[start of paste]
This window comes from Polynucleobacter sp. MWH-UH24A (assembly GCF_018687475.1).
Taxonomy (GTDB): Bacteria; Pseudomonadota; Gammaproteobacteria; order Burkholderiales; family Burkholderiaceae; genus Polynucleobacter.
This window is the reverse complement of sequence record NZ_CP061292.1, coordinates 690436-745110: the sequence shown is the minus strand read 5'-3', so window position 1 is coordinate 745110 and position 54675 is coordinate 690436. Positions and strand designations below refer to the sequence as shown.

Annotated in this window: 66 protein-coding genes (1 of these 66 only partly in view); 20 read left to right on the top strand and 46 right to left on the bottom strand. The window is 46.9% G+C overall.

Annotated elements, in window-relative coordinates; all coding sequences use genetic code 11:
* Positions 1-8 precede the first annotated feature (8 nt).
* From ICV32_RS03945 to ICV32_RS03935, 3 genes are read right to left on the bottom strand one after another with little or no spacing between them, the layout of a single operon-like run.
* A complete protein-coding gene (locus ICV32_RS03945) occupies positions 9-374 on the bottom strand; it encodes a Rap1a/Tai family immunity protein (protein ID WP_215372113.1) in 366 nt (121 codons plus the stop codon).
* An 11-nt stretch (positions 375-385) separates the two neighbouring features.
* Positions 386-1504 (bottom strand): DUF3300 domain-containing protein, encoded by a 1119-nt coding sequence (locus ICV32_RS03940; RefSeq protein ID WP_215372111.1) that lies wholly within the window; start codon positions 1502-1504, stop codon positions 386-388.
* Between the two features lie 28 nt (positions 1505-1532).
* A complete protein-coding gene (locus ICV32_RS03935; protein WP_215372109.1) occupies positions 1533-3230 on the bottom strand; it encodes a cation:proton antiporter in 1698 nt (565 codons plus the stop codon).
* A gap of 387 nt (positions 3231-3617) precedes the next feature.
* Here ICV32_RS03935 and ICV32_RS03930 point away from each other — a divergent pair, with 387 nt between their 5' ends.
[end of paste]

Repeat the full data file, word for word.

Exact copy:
This window comes from Polynucleobacter sp. MWH-UH24A (assembly GCF_018687475.1).
Taxonomy (GTDB): Bacteria; Pseudomonadota; Gammaproteobacteria; order Burkholderiales; family Burkholderiaceae; genus Polynucleobacter.
This window is the reverse complement of sequence record NZ_CP061292.1, coordinates 690436-745110: the sequence shown is the minus strand read 5'-3', so window position 1 is coordinate 745110 and position 54675 is coordinate 690436. Positions and strand designations below refer to the sequence as shown.

Annotated in this window: 66 protein-coding genes (1 of these 66 only partly in view); 20 read left to right on the top strand and 46 right to left on the bottom strand. The window is 46.9% G+C overall.

Annotated elements, in window-relative coordinates; all coding sequences use genetic code 11:
* Positions 1-8 precede the first annotated feature (8 nt).
* From ICV32_RS03945 to ICV32_RS03935, 3 genes are read right to left on the bottom strand one after another with little or no spacing between them, the layout of a single operon-like run.
* A complete protein-coding gene (locus ICV32_RS03945) occupies positions 9-374 on the bottom strand; it encodes a Rap1a/Tai family immunity protein (protein ID WP_215372113.1) in 366 nt (121 codons plus the stop codon).
* An 11-nt stretch (positions 375-385) separates the two neighbouring features.
* Positions 386-1504 (bottom strand): DUF3300 domain-containing protein, encoded by a 1119-nt coding sequence (locus ICV32_RS03940; RefSeq protein ID WP_215372111.1) that lies wholly within the window; start codon positions 1502-1504, stop codon positions 386-388.
* Between the two features lie 28 nt (positions 1505-1532).
* A complete protein-coding gene (locus ICV32_RS03935; protein WP_215372109.1) occupies positions 1533-3230 on the bottom strand; it encodes a cation:proton antiporter in 1698 nt (565 codons plus the stop codon).
* A gap of 387 nt (positions 3231-3617) precedes the next feature.
* Here ICV32_RS03935 and ICV32_RS03930 point away from each other — a divergent pair, with 387 nt between their 5' ends.